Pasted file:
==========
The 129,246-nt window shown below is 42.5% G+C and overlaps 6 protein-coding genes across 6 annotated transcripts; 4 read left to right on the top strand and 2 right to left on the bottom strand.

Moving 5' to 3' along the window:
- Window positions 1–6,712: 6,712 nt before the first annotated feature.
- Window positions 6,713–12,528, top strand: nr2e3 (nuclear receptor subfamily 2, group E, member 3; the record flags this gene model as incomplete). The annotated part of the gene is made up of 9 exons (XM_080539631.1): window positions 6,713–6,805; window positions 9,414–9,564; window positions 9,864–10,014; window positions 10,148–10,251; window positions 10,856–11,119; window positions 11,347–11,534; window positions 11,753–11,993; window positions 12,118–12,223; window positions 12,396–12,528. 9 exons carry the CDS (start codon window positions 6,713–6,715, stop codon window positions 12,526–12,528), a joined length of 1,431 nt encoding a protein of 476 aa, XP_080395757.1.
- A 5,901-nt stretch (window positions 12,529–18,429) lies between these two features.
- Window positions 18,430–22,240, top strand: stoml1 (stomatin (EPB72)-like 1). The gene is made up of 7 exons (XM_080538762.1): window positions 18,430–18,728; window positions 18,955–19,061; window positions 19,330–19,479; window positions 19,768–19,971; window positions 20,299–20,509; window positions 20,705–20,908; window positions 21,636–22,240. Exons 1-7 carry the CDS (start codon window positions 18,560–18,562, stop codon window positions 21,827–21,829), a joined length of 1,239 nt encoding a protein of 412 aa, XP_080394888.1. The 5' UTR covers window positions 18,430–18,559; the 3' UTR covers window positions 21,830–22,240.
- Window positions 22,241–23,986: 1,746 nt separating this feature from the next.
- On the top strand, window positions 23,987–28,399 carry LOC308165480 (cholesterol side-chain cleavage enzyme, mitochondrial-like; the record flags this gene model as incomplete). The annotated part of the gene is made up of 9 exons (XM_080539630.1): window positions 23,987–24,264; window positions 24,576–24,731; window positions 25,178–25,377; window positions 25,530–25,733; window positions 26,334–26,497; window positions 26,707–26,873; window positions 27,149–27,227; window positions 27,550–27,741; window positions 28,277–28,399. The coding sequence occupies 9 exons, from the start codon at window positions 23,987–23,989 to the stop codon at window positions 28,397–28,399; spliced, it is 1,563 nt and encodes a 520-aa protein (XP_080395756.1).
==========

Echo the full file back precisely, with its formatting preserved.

The 129,246-nt window shown below is 42.5% G+C and overlaps 6 protein-coding genes across 6 annotated transcripts; 4 read left to right on the top strand and 2 right to left on the bottom strand.

Moving 5' to 3' along the window:
- Window positions 1–6,712: 6,712 nt before the first annotated feature.
- Window positions 6,713–12,528, top strand: nr2e3 (nuclear receptor subfamily 2, group E, member 3; the record flags this gene model as incomplete). The annotated part of the gene is made up of 9 exons (XM_080539631.1): window positions 6,713–6,805; window positions 9,414–9,564; window positions 9,864–10,014; window positions 10,148–10,251; window positions 10,856–11,119; window positions 11,347–11,534; window positions 11,753–11,993; window positions 12,118–12,223; window positions 12,396–12,528. 9 exons carry the CDS (start codon window positions 6,713–6,715, stop codon window positions 12,526–12,528), a joined length of 1,431 nt encoding a protein of 476 aa, XP_080395757.1.
- A 5,901-nt stretch (window positions 12,529–18,429) lies between these two features.
- Window positions 18,430–22,240, top strand: stoml1 (stomatin (EPB72)-like 1). The gene is made up of 7 exons (XM_080538762.1): window positions 18,430–18,728; window positions 18,955–19,061; window positions 19,330–19,479; window positions 19,768–19,971; window positions 20,299–20,509; window positions 20,705–20,908; window positions 21,636–22,240. Exons 1-7 carry the CDS (start codon window positions 18,560–18,562, stop codon window positions 21,827–21,829), a joined length of 1,239 nt encoding a protein of 412 aa, XP_080394888.1. The 5' UTR covers window positions 18,430–18,559; the 3' UTR covers window positions 21,830–22,240.
- Window positions 22,241–23,986: 1,746 nt separating this feature from the next.
- On the top strand, window positions 23,987–28,399 carry LOC308165480 (cholesterol side-chain cleavage enzyme, mitochondrial-like; the record flags this gene model as incomplete). The annotated part of the gene is made up of 9 exons (XM_080539630.1): window positions 23,987–24,264; window positions 24,576–24,731; window positions 25,178–25,377; window positions 25,530–25,733; window positions 26,334–26,497; window positions 26,707–26,873; window positions 27,149–27,227; window positions 27,550–27,741; window positions 28,277–28,399. The coding sequence occupies 9 exons, from the start codon at window positions 23,987–23,989 to the stop codon at window positions 28,397–28,399; spliced, it is 1,563 nt and encodes a 520-aa protein (XP_080395756.1).